In 1873, the circumstances were extremely favourable to a monarchic restoration. Everybody knew that Henri had no heir and would not have any, thus explaining why the Orléans were prepared to recognize him as the king. There was a royalist majority at the Chamber of Deputees, the President of the Republic was the old royalist Marshal Mac Mahon, and the government was led by the monarchist Duke of Broglie. All monarchists tried to forget what Henri had said on 5 July 1871: " I can come back to France only with my principle and my flag", that white flag which "I have received as a sacred trust from the old king, my grandfather dying in exile." And he added what has remained his most famous sentence: "Henri V cannot abandon Henri IV's white flag". This manifesto was written in the Castle of Chambord, in a room which can still be visited. Henri came back to Austria after a defeat of the monarchists in partial elections mostly caused by his manifesto.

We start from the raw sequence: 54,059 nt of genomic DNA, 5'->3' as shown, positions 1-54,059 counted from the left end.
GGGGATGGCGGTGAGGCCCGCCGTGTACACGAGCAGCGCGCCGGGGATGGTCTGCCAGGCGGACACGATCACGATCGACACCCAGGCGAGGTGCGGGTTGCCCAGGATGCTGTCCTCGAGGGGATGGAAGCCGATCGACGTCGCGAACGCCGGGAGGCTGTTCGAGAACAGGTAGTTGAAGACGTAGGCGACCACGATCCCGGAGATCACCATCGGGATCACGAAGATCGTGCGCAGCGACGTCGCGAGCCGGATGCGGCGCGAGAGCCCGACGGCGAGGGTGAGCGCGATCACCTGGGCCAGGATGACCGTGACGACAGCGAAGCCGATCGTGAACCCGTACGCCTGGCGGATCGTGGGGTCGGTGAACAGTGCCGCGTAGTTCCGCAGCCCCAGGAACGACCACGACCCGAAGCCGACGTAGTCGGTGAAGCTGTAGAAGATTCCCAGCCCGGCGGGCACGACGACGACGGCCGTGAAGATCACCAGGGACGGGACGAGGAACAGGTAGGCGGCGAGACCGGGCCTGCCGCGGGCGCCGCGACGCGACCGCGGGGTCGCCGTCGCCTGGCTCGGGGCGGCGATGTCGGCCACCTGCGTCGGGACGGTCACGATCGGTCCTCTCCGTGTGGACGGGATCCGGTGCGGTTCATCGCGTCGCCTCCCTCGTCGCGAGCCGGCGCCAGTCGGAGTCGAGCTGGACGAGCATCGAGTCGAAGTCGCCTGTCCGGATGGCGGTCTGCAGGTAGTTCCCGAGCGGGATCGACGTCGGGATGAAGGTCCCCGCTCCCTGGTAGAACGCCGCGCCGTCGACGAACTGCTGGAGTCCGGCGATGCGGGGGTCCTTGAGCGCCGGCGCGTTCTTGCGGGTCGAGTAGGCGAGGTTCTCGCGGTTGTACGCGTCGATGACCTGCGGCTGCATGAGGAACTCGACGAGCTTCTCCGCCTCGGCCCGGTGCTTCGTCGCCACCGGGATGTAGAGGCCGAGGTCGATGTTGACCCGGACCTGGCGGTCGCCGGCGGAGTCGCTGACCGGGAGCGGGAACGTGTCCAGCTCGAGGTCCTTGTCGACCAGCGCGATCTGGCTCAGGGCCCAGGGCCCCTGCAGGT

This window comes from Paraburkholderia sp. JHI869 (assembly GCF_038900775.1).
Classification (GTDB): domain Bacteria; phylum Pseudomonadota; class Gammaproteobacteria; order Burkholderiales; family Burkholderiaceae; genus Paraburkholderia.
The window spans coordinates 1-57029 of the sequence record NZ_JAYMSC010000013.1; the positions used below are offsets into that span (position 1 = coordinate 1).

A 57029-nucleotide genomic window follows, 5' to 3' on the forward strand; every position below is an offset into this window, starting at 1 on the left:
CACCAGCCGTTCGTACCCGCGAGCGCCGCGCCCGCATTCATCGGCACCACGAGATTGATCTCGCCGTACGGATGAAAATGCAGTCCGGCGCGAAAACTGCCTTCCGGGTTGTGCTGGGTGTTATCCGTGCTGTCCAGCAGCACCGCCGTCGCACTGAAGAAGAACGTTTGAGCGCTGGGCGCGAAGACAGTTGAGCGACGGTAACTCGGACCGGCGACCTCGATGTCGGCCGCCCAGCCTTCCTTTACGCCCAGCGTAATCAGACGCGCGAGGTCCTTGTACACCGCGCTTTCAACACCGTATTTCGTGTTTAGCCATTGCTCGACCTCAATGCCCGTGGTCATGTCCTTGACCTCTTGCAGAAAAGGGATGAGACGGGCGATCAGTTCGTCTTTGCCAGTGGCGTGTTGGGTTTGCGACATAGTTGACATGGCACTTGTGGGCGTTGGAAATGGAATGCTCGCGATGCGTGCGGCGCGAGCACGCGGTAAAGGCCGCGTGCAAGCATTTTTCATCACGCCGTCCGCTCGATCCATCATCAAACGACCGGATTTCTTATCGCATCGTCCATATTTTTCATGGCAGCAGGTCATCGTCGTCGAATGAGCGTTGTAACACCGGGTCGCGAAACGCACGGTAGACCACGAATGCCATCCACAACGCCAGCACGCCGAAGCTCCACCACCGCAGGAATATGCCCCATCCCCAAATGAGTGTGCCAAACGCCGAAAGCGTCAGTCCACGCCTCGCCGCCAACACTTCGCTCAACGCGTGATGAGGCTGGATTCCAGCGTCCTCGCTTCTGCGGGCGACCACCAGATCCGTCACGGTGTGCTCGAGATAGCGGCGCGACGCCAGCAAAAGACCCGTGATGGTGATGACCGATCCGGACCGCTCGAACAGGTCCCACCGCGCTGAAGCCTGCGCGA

On 5 August 1873, the Count of Paris, Louis-Philippe's grandson, went to Frohsdorf in an attempt of reconciliation. He knew he had to pay that price to be officialy recognized as the crown prince, and thought he would just have to wait for the death of his narrow-minded cousin. The Orleanists reacted very mildly to the meeting, but the Legitimist newspapers were enthousiastic. Pilgrimages and processions for the return of the king grew in number. The writer Ernest Renan (1823-1892), who had lost his Catholic faith, admitted that "if the Count of Chambord accepts the least concession, the Chamber shall proclam him." In the begining of the fall, George Sand (1804-1876) sarcastically wrote to Gustave Flaubert (1821-1880) "I smell like a spreading sacristy fragrance."